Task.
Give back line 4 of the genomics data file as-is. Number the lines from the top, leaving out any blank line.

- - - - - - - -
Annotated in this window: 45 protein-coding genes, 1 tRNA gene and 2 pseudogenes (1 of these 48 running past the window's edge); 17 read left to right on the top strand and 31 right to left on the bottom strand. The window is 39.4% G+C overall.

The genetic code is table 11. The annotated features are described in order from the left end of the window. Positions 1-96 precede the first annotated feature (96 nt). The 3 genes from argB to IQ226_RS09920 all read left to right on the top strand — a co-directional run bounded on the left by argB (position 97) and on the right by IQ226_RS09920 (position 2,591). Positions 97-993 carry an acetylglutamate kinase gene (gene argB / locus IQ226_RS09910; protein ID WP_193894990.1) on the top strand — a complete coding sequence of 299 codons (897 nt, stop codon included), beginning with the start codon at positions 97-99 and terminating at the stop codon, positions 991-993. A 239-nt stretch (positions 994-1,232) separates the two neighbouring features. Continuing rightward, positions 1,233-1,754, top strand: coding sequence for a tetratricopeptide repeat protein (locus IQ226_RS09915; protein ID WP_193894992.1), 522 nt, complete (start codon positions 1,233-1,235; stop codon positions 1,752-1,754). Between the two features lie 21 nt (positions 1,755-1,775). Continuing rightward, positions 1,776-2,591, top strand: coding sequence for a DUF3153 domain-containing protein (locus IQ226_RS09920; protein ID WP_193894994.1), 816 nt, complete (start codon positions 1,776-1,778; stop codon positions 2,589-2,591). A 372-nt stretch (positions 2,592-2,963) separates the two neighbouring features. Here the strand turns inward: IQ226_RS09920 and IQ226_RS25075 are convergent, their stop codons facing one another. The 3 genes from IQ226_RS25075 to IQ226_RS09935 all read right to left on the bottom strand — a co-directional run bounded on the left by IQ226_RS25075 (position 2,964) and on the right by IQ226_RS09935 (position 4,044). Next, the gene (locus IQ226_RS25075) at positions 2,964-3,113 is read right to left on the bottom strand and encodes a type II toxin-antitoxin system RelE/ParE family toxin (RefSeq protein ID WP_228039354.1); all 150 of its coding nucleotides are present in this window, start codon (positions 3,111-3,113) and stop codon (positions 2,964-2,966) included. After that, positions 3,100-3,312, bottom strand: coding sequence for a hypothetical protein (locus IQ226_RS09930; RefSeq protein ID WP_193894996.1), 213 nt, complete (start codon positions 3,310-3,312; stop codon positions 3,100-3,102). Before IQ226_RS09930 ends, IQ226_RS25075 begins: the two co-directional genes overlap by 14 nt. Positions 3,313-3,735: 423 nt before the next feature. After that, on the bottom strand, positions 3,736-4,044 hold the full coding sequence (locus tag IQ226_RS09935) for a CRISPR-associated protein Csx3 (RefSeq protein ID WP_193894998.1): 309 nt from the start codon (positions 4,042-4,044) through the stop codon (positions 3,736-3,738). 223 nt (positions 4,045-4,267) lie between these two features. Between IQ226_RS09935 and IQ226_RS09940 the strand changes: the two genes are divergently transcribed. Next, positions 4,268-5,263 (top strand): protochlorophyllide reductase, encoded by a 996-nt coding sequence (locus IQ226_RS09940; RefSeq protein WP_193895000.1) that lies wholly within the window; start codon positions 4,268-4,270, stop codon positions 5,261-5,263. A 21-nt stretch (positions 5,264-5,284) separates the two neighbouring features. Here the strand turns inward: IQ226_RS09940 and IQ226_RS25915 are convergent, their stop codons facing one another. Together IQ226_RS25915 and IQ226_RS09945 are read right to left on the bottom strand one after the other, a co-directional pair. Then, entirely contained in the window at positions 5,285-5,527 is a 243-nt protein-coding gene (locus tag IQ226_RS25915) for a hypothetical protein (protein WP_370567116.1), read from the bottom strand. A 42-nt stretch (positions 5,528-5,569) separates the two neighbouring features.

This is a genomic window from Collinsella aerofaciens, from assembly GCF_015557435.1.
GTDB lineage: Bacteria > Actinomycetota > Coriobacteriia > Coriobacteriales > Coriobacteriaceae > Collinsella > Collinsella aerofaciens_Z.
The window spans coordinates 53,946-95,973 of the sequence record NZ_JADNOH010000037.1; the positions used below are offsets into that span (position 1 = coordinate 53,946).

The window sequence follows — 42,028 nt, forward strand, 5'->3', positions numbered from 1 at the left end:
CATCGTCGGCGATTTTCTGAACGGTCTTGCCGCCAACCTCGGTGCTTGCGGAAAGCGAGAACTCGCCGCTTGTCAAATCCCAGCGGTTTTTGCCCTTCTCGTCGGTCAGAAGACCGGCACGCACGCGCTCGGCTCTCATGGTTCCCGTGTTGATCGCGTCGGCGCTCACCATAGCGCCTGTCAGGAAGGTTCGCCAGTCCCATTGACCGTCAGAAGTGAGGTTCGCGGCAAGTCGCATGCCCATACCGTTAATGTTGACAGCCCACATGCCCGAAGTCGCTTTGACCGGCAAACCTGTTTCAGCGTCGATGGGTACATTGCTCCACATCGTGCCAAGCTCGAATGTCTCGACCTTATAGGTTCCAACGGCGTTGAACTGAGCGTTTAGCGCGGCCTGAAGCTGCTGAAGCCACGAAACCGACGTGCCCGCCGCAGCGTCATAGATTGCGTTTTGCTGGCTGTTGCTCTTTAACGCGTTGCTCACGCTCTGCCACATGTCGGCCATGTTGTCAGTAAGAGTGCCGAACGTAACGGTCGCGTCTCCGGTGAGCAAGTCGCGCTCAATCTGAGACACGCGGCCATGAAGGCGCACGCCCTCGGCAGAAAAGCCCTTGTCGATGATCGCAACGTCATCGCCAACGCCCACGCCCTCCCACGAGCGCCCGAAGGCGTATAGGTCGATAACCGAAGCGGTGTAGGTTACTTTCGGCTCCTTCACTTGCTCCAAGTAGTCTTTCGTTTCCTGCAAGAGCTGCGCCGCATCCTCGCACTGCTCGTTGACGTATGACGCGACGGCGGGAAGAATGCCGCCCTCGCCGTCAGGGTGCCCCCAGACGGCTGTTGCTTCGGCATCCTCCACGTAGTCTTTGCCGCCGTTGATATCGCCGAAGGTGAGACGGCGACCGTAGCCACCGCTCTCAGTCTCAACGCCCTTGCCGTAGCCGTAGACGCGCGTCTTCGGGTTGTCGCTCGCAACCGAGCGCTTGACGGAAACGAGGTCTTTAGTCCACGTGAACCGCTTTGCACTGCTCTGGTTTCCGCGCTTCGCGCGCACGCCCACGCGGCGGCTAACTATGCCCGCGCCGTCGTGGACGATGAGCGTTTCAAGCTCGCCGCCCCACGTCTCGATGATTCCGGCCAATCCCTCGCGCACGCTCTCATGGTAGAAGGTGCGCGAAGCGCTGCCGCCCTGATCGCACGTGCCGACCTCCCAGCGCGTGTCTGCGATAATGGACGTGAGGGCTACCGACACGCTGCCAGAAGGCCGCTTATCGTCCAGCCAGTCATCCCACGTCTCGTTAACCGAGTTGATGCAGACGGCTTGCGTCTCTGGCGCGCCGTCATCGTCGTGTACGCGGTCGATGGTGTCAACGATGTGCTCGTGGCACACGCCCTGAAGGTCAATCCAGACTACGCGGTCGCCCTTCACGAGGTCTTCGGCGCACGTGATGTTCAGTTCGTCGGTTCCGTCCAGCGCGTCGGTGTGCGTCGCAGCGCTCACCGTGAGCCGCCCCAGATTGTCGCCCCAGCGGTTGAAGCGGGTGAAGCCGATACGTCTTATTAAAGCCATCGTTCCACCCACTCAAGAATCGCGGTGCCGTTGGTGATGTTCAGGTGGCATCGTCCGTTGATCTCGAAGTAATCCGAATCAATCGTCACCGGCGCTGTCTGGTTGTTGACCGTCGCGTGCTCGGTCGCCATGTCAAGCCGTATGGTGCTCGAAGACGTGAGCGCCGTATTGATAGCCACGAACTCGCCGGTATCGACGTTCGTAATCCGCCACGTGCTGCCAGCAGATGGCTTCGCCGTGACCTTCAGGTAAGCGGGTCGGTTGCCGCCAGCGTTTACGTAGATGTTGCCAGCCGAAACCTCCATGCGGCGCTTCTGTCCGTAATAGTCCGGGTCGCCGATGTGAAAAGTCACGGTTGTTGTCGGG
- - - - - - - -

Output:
GTDB lineage: Bacteria > Actinomycetota > Coriobacteriia > Coriobacteriales > Coriobacteriaceae > Collinsella > Collinsella aerofaciens_Z.